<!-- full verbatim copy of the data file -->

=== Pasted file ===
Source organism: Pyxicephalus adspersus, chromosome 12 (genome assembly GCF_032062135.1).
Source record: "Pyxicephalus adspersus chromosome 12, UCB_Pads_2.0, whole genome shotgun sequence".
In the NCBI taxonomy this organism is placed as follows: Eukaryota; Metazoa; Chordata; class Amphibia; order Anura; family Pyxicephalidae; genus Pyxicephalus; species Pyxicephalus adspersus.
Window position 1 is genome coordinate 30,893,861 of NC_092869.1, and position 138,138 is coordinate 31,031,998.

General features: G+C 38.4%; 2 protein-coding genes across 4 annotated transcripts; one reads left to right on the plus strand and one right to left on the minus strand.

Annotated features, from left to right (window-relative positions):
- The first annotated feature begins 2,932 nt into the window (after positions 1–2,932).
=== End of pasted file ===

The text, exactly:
Source organism: Pyxicephalus adspersus, chromosome 12 (genome assembly GCF_032062135.1).
Source record: "Pyxicephalus adspersus chromosome 12, UCB_Pads_2.0, whole genome shotgun sequence".
In the NCBI taxonomy this organism is placed as follows: Eukaryota; Metazoa; Chordata; class Amphibia; order Anura; family Pyxicephalidae; genus Pyxicephalus; species Pyxicephalus adspersus.
Window position 1 is genome coordinate 30,893,861 of NC_092869.1, and position 138,138 is coordinate 31,031,998.

General features: G+C 38.4%; 2 protein-coding genes across 4 annotated transcripts; one reads left to right on the plus strand and one right to left on the minus strand.

Annotated features, from left to right (window-relative positions):
- The first annotated feature begins 2,932 nt into the window (after positions 1–2,932).